The CB’s policy rests on trading off between inflation targeting and support to lending

The monetary policy is varying in configuration.

On the one hand, the monetary policy has been retched up: since earlier last year the central bank has gradually and then abruptly increased the key interest rate. On the other hand, liquidity has been provided to the banking system for the past few years.

The central bank allots to banks as much as they need to be able to maintain their liquidity at a adequate level. The 2014 dynamics: record high Rb 3,5 trillion less foreign-currency loans, making it more than in 2008. A tough monetary policy is not even in the question given the circumstances. It is the author's opinion that the priority of supporting liquidity in the banking sector without limits on FX operations has become the key factor of the devaluation in the past year. The foreign exchange market regulation through bank liquidity didn't work. It is this scheme that was among the factors that boosted the devaluation, and hence ramped up inflation.

The latest, in March, cut of the key interest rate to 14% below the accumulated inflation (about 17%) seems to have resulted from certain tradeoffs in the central bank policy. The interest rate cut to 14% from 15% p.a. can hardly stimulate a rapid economic recovery, but this is a guide for interest rates to move without looking at inflation dynamics.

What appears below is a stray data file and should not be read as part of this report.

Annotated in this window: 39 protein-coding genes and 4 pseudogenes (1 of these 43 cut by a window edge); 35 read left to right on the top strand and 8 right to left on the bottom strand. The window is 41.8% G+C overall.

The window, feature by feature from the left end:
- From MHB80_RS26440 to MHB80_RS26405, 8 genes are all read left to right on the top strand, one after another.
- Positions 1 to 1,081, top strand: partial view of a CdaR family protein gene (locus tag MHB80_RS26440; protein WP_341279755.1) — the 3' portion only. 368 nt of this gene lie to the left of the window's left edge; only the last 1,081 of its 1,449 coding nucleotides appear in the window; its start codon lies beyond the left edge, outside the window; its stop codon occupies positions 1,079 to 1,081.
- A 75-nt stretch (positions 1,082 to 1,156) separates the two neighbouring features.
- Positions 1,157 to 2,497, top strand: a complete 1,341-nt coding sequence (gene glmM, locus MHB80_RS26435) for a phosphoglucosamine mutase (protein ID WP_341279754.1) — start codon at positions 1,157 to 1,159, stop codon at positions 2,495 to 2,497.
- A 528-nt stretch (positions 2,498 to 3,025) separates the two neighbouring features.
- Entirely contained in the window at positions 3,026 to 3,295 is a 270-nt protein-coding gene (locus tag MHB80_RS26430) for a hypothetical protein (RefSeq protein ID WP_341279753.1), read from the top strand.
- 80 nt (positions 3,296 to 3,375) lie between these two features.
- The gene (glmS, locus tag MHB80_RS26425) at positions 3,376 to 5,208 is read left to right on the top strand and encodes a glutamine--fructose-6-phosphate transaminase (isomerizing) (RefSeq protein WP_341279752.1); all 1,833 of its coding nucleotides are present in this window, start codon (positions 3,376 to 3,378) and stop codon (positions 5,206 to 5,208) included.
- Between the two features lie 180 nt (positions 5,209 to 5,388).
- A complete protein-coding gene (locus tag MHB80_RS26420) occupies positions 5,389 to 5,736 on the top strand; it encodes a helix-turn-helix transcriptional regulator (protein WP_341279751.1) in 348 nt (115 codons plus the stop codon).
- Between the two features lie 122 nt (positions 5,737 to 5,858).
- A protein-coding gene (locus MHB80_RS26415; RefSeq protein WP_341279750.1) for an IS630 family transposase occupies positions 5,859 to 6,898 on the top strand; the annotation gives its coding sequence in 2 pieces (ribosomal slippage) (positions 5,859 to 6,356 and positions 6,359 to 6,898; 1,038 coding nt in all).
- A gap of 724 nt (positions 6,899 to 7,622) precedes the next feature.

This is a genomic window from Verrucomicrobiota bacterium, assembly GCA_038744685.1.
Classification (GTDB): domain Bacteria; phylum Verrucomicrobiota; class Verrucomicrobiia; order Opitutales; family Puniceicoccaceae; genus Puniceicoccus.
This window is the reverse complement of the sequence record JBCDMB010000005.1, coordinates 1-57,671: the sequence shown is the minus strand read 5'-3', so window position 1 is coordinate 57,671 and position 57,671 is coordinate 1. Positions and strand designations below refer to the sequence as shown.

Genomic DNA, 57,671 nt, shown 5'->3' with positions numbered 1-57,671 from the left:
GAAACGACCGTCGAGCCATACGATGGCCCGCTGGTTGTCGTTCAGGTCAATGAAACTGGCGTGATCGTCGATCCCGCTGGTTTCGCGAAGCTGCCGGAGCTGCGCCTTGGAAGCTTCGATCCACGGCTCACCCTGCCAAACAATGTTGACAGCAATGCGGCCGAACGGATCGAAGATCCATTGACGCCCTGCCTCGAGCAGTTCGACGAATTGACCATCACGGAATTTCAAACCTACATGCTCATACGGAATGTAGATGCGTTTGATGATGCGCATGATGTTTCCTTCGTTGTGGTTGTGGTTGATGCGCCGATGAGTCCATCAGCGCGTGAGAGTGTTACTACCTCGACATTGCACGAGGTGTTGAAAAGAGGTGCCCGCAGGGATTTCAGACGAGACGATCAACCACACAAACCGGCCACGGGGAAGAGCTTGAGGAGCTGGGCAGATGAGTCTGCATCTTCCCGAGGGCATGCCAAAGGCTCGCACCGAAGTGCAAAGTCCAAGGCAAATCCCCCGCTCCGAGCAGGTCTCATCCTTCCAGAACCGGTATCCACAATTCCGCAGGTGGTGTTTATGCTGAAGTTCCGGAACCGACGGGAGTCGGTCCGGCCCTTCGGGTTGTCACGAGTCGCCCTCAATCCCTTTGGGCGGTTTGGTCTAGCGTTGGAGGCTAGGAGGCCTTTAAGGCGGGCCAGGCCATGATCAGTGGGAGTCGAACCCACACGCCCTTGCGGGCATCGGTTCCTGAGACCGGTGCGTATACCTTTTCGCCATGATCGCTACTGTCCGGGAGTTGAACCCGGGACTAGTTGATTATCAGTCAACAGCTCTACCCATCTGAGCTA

Should the long announced guidelines for switching to an inflation targeting regime be followed, it might be reasonable to maintain for some time interest rates at a positive level in real terms in order to make savings in the national currency more attractive.

Regarding the central bank policy in the foreign exchange market, the CB provides no support to the ruble exchange rate. It is well known that when a drastic depreciation of the ruble has to be smoothed, the Bank of Russia tends to undertake foreign currency interventions, taking away liquidity and providing banks with extra ruble-denominated assets to maintain a safe level of bank liquidity. Should this scheme remain unchanged, any insignificant movements in the foreign exchange market would result in faster growth in the exchange rate, as was the case in December, and further spinning up of the inflation and devaluation spiral.

Mikhail Khromov, the Head of Gaidar Institute's Center for Structural Research.